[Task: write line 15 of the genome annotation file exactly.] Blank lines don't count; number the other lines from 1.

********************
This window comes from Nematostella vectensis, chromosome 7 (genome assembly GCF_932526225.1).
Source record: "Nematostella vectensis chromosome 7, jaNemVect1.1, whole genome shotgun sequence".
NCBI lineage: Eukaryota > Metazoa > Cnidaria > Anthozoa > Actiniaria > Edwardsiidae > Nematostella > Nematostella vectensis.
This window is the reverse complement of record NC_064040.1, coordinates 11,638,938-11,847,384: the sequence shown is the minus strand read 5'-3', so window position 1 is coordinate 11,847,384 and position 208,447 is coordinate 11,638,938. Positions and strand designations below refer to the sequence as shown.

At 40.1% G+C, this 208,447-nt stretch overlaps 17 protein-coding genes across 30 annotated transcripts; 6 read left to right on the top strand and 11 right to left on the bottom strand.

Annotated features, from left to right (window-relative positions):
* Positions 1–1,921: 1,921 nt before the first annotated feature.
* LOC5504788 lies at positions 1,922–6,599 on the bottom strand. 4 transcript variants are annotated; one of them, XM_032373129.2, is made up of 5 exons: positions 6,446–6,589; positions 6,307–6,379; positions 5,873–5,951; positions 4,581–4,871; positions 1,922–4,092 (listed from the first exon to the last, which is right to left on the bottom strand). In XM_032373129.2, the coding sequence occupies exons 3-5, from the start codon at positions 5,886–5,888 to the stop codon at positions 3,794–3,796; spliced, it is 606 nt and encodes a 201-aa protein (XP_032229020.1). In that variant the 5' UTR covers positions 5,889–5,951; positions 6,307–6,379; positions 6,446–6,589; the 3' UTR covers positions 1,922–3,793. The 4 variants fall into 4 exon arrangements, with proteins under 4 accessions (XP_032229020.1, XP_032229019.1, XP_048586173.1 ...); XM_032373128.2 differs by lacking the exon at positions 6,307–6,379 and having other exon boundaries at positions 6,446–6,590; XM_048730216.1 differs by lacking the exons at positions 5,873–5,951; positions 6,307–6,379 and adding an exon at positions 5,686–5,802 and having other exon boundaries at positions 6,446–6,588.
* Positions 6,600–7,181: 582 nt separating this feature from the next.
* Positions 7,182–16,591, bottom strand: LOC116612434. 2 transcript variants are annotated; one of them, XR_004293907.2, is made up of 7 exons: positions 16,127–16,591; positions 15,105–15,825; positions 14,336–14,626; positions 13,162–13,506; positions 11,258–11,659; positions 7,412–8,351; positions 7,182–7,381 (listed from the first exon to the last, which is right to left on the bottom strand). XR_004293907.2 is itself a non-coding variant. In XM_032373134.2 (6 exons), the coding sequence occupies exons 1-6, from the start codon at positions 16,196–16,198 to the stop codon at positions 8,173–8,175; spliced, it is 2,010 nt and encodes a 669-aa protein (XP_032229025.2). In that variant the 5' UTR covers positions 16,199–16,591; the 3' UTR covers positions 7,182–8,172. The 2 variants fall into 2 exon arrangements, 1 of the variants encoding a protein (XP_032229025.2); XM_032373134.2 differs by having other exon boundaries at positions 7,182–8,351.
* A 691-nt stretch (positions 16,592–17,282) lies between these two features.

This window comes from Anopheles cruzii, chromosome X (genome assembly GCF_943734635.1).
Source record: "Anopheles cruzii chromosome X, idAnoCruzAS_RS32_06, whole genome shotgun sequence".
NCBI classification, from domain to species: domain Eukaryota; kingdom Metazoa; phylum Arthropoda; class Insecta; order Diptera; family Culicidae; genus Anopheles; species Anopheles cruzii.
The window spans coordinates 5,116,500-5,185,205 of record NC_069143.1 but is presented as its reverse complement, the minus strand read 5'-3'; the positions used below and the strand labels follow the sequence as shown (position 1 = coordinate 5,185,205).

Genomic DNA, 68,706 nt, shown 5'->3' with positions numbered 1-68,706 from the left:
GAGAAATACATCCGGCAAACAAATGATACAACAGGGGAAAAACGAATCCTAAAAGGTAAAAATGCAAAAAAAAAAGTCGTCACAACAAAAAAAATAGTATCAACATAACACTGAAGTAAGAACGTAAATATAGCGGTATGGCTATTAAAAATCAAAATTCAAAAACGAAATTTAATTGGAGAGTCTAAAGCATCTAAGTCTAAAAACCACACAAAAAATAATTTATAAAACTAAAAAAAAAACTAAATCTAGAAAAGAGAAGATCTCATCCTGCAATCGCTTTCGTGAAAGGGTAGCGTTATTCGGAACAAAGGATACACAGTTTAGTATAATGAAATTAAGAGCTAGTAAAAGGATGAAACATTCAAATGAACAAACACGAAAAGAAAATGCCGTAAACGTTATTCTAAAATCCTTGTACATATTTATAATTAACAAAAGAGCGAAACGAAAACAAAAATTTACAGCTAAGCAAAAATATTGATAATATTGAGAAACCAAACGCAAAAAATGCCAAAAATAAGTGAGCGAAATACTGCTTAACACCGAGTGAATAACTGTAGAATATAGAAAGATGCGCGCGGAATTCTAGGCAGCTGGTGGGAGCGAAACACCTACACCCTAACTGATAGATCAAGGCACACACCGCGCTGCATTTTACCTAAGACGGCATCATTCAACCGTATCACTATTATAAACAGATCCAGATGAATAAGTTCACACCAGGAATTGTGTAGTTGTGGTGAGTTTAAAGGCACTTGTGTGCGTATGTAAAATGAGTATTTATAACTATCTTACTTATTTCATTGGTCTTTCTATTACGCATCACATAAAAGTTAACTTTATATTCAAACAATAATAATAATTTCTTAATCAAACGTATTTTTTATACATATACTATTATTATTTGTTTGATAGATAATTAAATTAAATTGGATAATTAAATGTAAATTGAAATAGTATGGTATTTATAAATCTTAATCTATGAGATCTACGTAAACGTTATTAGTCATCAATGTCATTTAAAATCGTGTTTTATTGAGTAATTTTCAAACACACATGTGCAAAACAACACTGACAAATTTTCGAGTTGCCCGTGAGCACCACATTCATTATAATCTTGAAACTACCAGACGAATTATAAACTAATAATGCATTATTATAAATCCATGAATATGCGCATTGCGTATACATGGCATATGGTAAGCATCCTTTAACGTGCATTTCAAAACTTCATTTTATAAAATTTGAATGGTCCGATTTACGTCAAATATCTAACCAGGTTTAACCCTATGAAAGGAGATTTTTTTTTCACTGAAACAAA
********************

The window spans coordinates 5,116,500-5,185,205 of record NC_069143.1 but is presented as its reverse complement, the minus strand read 5'-3'; the positions used below and the strand labels follow the sequence as shown (position 1 = coordinate 5,185,205).